Access Alert | Introducing Saudi Arabia’s UPDATED Digital Content Platforms Regulation

Access Alert | Introducing Saudi Arabia’s UPDATED Digital Content Platforms Regulation

On 08 March 2022, the Saudi Communications and Information Technology Commission (CITC) issued a public consultation on the second draft of the Kingdom’s Digital Content Platforms Regulation. This follows the publication of the first draft and a brief open consultation in November 2021.

The updated Digital Content Platforms Regulation signal a shift in the Kingdom’s treatment of platform operators. For example, language requiring platform operators/service providers to have a physical presence in the Kingdom was softened, with the CITC now specifying in Article 10-1-2 that “foreign service providers who do not possess at the date of application a commercial registration and/or foreign investment license in the Kingdom, may contact the CITC to further clarify the requirements to obtain a CITC license and status of the application upon submission.” This is akin to an exemption and provides leverage for international operators/service providers.

Similarly, the definitions under Article 2 were streamlined and simplified, providing greater clarity. While the apparent emphasis on content moderation and takedown requests (see Article 6-1 – first draft) was substituted with language on “content user protection, and personal data protection” and a mention to “complying with content regulations and rulings by competent authorities” in the updated Article 6-1 and Annex [1], respectively. It remains unclear, however, if the CITC will be strict in requiring operators to abide with the content-related undertakings prescribed in Annex [1].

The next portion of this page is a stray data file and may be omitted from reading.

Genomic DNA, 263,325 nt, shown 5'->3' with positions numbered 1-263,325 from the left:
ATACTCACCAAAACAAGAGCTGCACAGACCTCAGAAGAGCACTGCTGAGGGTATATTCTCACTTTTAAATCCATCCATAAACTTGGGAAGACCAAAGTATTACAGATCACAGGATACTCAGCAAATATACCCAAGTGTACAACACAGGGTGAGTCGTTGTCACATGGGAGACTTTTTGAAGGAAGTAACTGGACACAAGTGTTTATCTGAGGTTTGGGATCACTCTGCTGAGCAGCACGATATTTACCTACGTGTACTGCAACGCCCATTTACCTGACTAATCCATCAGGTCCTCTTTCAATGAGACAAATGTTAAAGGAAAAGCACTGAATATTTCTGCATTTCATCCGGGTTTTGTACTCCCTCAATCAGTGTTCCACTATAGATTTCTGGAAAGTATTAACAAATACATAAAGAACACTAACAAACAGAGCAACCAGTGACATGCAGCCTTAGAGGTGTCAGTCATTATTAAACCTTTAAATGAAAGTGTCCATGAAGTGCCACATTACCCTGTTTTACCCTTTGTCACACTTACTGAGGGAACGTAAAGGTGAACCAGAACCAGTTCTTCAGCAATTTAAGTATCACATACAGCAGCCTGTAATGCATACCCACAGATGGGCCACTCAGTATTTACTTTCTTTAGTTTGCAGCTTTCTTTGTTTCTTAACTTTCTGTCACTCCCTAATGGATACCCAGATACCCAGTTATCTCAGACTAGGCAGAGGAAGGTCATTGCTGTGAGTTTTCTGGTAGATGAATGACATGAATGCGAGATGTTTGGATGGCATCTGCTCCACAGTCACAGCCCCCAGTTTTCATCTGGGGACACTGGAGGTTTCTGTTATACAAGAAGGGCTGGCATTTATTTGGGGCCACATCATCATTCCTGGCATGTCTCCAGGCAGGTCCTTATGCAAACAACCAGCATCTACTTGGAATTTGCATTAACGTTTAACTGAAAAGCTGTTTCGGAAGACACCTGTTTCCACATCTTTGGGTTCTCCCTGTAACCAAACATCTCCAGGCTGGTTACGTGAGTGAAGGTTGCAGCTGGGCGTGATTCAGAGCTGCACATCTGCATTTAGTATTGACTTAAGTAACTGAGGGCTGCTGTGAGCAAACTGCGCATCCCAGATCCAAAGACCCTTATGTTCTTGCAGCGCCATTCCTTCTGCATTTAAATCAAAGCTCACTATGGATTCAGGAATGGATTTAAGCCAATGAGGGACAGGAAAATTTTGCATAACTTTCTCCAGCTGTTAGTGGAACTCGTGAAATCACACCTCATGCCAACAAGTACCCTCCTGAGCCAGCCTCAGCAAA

Despite the positive changes, Article 5 (second draft) on the required “regulatory tool[1]” will be met with mixed reactions. While the general authorization categories were simplified and reduced to two types[2] – the updated categories – also require video sharing platforms, esports participation platforms, and social media platforms to obtain a registration certificate from the CITC, in comparison to a simple notification procedure as prescribed in the first draft.

In conclusion, the updated Digital Content Platform Regulations continues to include a broad set of obligations and compliance requirements on service providers and platform operators. These obligations and requirements require careful manoeuvring.

Access Partnership emphasises the importance of responding to the CITC’s public consultation. The deadline for contributions has been set for 24 March 2022. Interested stakeholders should submit their comments by email to: DCP_REG@citc.gov.sa.

If you are interested in learning more about the updated Digital Content Platforms Regulation, require support in drafting a response or engaging the CITC for clarity, contact Hussein Abul-Enein, Senior Policy Manager, Access Partnership.

[1] Regulatory Tool refers to an authorization mechanism by the CITC for the service provider, in form of licenses or registrations, with the aim of regulating the sector and providing services targeting users within the Kingdom.
[2] (1) a license (for satellite pay TV platforms and IPTV platforms); (2a) Registration – Category A (for video OTT platforms, audio-on-demand platforms, and Internet radio platforms); and (2b) Registration Category B (for social media platforms, video sharing platforms, and E-sports participation platforms).

 

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